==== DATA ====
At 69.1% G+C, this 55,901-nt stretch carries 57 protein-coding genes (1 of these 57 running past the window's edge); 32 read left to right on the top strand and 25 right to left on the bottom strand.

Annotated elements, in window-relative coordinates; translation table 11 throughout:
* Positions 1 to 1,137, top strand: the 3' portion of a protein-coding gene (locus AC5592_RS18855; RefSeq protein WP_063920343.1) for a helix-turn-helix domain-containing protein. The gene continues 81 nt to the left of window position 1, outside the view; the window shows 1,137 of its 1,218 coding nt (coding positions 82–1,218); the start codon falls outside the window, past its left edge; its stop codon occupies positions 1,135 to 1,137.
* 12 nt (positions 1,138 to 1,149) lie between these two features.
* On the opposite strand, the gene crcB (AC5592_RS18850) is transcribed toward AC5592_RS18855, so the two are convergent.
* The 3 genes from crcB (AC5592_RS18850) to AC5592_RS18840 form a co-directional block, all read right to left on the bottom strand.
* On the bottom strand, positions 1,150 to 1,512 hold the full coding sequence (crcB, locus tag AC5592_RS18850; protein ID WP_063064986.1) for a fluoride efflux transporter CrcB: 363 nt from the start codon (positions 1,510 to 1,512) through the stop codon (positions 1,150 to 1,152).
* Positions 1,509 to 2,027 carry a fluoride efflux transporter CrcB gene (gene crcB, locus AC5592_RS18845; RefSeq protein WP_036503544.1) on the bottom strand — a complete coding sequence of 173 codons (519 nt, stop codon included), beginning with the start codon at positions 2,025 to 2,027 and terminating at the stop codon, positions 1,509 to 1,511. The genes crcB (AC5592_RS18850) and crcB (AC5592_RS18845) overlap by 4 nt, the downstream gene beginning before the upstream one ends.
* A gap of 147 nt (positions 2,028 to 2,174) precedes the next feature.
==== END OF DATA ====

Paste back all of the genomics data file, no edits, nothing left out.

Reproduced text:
At 69.1% G+C, this 55,901-nt stretch carries 57 protein-coding genes (1 of these 57 running past the window's edge); 32 read left to right on the top strand and 25 right to left on the bottom strand.

Annotated elements, in window-relative coordinates; translation table 11 throughout:
* Positions 1 to 1,137, top strand: the 3' portion of a protein-coding gene (locus AC5592_RS18855; RefSeq protein WP_063920343.1) for a helix-turn-helix domain-containing protein. The gene continues 81 nt to the left of window position 1, outside the view; the window shows 1,137 of its 1,218 coding nt (coding positions 82–1,218); the start codon falls outside the window, past its left edge; its stop codon occupies positions 1,135 to 1,137.
* 12 nt (positions 1,138 to 1,149) lie between these two features.
* On the opposite strand, the gene crcB (AC5592_RS18850) is transcribed toward AC5592_RS18855, so the two are convergent.
* The 3 genes from crcB (AC5592_RS18850) to AC5592_RS18840 form a co-directional block, all read right to left on the bottom strand.
* On the bottom strand, positions 1,150 to 1,512 hold the full coding sequence (crcB, locus tag AC5592_RS18850; protein ID WP_063064986.1) for a fluoride efflux transporter CrcB: 363 nt from the start codon (positions 1,510 to 1,512) through the stop codon (positions 1,150 to 1,152).
* Positions 1,509 to 2,027 carry a fluoride efflux transporter CrcB gene (gene crcB, locus AC5592_RS18845; RefSeq protein WP_036503544.1) on the bottom strand — a complete coding sequence of 173 codons (519 nt, stop codon included), beginning with the start codon at positions 2,025 to 2,027 and terminating at the stop codon, positions 1,509 to 1,511. The genes crcB (AC5592_RS18850) and crcB (AC5592_RS18845) overlap by 4 nt, the downstream gene beginning before the upstream one ends.
* A gap of 147 nt (positions 2,028 to 2,174) precedes the next feature.